Historic Gateway into the Pantanal
Corumbá is a small historic town in the Brazilian state of Mato Grosso do Sul, located near the frontier with Bolivia. This is home to the Brazilian side of my family.
The town has been a feature on South America's backpacker circuit over the last few decades. Most international tourists remember Corumbá as a stopping point between Brazil and Bolivia - and/or where they caught their tour out to see the wildlife of the Pantanal. It's a historic little frontier town which serves as a regional centre for the nearby cattle ranches, and could hardly be considered a tourist attraction in itself. For Brazilians, the town is more famous as the launching point for fishing tours which are popular with business men and executives from São Paulo. With about 350 fish species including piranha, piraputanga, the prized Dorado, and several species of large catfish such as the Pintado - the location is a fisherman's paradise.
This region of Brazil was, until quite recently, described as Brazil's wild west. It was remote from the more heavily populated coastal regions and relatively undeveloped. Most of the area was given over to cattle ranching, with hard-living "pantaneiros" (name for the local cowboys) and a reputation for lawlessness. The territory was also the home to several Indian tribes, including the Guaycuru or Kadiweu who adapted to horse riding in much the same way as the Apache of North America.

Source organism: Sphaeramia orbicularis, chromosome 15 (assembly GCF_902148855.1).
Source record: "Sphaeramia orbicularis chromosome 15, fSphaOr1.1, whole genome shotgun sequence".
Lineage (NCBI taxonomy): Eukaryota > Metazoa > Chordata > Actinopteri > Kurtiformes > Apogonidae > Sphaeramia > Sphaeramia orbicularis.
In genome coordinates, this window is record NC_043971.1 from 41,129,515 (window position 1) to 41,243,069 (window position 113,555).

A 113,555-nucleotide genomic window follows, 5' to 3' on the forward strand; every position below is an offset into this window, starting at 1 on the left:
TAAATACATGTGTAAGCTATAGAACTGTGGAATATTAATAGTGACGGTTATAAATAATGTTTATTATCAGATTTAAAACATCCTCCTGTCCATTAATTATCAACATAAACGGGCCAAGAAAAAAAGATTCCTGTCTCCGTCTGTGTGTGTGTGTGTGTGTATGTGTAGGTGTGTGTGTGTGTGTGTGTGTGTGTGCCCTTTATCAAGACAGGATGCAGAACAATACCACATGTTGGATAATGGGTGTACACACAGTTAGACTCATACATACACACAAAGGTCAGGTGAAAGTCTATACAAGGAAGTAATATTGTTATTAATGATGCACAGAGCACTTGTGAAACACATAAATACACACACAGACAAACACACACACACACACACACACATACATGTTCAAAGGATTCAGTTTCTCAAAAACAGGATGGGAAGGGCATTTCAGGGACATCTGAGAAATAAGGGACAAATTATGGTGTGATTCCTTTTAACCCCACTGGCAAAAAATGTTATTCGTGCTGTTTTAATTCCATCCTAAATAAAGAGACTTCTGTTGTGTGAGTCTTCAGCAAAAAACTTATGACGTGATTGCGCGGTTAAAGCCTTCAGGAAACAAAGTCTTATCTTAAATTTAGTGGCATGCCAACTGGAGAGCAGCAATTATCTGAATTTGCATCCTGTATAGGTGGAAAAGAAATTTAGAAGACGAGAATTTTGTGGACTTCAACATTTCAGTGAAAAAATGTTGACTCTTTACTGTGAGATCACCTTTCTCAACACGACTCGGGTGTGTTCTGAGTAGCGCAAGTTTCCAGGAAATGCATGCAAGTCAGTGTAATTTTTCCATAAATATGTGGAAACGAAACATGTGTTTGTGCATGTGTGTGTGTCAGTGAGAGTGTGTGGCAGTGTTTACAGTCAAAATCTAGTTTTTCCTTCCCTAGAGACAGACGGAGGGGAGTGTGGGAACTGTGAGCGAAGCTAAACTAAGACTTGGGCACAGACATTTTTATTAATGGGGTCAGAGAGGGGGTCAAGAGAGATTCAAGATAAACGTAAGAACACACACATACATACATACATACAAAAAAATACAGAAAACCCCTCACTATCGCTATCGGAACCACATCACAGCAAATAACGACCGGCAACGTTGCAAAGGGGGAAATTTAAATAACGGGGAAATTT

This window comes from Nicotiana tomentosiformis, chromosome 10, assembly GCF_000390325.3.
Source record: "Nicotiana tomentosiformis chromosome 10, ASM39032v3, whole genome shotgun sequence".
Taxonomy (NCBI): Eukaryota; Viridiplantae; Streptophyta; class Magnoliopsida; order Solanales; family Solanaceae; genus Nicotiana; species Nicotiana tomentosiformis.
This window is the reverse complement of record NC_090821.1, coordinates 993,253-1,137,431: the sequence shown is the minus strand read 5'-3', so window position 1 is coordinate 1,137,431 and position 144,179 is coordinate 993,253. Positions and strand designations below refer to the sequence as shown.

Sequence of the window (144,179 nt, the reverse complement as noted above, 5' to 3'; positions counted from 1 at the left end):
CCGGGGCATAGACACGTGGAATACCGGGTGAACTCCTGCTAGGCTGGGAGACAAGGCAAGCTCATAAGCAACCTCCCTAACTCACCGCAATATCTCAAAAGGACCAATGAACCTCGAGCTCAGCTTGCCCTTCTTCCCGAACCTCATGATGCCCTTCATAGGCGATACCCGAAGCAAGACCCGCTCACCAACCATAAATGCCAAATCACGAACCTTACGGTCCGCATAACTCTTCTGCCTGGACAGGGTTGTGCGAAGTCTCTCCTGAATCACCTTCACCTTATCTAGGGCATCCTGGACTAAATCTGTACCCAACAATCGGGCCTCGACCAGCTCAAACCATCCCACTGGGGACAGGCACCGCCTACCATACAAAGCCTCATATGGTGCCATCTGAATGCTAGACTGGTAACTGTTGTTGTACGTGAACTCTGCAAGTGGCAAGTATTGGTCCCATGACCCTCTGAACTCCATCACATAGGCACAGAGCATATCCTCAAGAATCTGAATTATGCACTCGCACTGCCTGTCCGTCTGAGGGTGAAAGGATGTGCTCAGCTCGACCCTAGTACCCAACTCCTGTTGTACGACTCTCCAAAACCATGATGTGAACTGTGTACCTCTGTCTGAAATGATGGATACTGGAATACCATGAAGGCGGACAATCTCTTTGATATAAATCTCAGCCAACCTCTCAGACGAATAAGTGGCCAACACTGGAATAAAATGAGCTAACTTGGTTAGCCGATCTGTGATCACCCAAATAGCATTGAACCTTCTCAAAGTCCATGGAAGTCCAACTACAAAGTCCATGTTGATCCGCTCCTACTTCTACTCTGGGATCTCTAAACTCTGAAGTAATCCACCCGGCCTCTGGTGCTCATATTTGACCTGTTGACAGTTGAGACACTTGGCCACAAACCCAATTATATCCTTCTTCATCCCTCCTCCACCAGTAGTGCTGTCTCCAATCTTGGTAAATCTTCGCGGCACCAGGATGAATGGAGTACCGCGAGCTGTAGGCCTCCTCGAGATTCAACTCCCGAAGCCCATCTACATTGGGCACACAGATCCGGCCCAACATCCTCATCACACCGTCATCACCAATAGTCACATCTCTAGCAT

Corumbá developed into a major river port in the 19th and early 20th centuries. The old buildings, which still line the Porto Geral riverfront, were storehouses exporting cattle and exotic animal skins taken from the local environment, such as jaguar, caiman and giant river otters. It was also a stop on the journey to gold mines further north in Mato Grosso. The town took a more strategic role during the War of Triple Alliance when Paraguay sought to annex the territory, invading the town and surrounding areas in a war that eventually pitted them against a combined alliance of Brazil, Argentina and Uruguay. The Paraguay river, which passes the town, was of major battles between some of the world's first ironclad vessels - and perhaps the bloodiest fighting in South American history.
Perhaps my favorite aspect of the town is its connection to the famed explorer Colonel Percy Fawcett. His journeys and widely reported disappearance in 1925 while looking mysterious Lost City of Z (along with many subsequent searches) provided a model for books and early Hollywood movies, which later became basis for Indiana Jones. Fawcett also reported his observations of the remote Ricardo Franco hills (Huanchaca Plateau) to his friend, Sir Arthur Conan Doyle - which became the basis for Doyle's book The Lost World. Fawcett used Corumbá as a base of operations when planning several of his earlier journeys. With its cobblestone streets and historic buildings, its not hard to imagine having stepped back into Fawcett's time.
Notably, Corumbá also features prominently in John Grisham's book, The Testament. This provides an interesting viewpoint of the town and surrounding region - which Grisham has visited on several occasions.
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